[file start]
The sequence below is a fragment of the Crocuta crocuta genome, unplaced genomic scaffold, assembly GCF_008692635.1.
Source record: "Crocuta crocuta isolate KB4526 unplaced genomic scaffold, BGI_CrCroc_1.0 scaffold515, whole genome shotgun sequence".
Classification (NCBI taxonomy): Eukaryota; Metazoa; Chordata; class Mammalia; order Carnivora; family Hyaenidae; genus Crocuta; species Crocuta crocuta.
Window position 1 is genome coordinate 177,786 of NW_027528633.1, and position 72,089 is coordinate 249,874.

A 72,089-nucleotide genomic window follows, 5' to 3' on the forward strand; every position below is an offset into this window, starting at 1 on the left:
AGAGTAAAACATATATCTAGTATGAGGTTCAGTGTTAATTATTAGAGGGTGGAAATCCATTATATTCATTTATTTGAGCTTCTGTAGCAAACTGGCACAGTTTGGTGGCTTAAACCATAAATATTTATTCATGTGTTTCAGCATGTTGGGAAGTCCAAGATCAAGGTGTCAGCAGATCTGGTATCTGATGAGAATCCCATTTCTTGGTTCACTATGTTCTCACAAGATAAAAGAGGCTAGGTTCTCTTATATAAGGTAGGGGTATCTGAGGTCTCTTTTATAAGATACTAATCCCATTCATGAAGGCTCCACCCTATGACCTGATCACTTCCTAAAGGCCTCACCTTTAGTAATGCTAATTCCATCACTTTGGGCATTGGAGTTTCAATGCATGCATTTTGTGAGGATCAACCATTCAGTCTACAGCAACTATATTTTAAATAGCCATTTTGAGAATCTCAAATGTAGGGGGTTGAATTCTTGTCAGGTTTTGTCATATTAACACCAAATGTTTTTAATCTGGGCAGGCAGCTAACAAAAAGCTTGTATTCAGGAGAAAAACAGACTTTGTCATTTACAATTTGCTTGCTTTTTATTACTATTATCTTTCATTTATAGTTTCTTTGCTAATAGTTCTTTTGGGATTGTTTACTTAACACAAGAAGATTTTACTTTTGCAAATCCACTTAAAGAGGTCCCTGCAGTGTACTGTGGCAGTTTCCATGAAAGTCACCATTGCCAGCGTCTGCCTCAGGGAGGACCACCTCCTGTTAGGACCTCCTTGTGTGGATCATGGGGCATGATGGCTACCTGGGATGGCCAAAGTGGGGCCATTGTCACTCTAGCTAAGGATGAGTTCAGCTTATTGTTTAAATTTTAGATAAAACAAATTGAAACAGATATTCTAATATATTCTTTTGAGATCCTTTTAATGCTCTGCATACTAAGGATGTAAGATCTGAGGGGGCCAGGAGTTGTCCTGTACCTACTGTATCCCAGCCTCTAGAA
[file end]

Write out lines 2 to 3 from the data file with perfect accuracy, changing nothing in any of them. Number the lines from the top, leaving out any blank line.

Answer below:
Source record: "Crocuta crocuta isolate KB4526 unplaced genomic scaffold, BGI_CrCroc_1.0 scaffold515, whole genome shotgun sequence".
Classification (NCBI taxonomy): Eukaryota; Metazoa; Chordata; class Mammalia; order Carnivora; family Hyaenidae; genus Crocuta; species Crocuta crocuta.